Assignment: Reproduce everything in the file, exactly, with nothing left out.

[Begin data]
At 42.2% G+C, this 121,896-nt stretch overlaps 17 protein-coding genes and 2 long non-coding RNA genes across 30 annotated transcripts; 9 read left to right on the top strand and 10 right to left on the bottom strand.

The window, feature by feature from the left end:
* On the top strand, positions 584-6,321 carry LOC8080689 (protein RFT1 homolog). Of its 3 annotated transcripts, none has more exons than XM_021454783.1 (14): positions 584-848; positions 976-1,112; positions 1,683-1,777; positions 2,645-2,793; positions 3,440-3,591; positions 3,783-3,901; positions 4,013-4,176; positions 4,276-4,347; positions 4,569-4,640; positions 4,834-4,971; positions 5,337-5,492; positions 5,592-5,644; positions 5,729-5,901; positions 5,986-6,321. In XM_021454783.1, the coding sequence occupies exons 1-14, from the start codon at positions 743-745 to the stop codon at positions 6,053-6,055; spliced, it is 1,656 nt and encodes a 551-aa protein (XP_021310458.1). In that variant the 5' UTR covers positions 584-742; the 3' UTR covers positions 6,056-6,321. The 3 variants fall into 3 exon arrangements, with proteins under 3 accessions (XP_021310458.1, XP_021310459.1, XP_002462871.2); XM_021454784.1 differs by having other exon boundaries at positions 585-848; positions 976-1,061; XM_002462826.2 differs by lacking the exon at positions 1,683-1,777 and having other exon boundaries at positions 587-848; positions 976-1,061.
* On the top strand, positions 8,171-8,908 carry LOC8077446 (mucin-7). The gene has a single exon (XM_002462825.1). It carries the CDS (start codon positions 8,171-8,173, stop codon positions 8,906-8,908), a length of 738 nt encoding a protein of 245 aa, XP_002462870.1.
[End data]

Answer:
At 42.2% G+C, this 121,896-nt stretch overlaps 17 protein-coding genes and 2 long non-coding RNA genes across 30 annotated transcripts; 9 read left to right on the top strand and 10 right to left on the bottom strand.

The window, feature by feature from the left end:
* On the top strand, positions 584-6,321 carry LOC8080689 (protein RFT1 homolog). Of its 3 annotated transcripts, none has more exons than XM_021454783.1 (14): positions 584-848; positions 976-1,112; positions 1,683-1,777; positions 2,645-2,793; positions 3,440-3,591; positions 3,783-3,901; positions 4,013-4,176; positions 4,276-4,347; positions 4,569-4,640; positions 4,834-4,971; positions 5,337-5,492; positions 5,592-5,644; positions 5,729-5,901; positions 5,986-6,321. In XM_021454783.1, the coding sequence occupies exons 1-14, from the start codon at positions 743-745 to the stop codon at positions 6,053-6,055; spliced, it is 1,656 nt and encodes a 551-aa protein (XP_021310458.1). In that variant the 5' UTR covers positions 584-742; the 3' UTR covers positions 6,056-6,321. The 3 variants fall into 3 exon arrangements, with proteins under 3 accessions (XP_021310458.1, XP_021310459.1, XP_002462871.2); XM_021454784.1 differs by having other exon boundaries at positions 585-848; positions 976-1,061; XM_002462826.2 differs by lacking the exon at positions 1,683-1,777 and having other exon boundaries at positions 587-848; positions 976-1,061.
* On the top strand, positions 8,171-8,908 carry LOC8077446 (mucin-7). The gene has a single exon (XM_002462825.1). It carries the CDS (start codon positions 8,171-8,173, stop codon positions 8,906-8,908), a length of 738 nt encoding a protein of 245 aa, XP_002462870.1.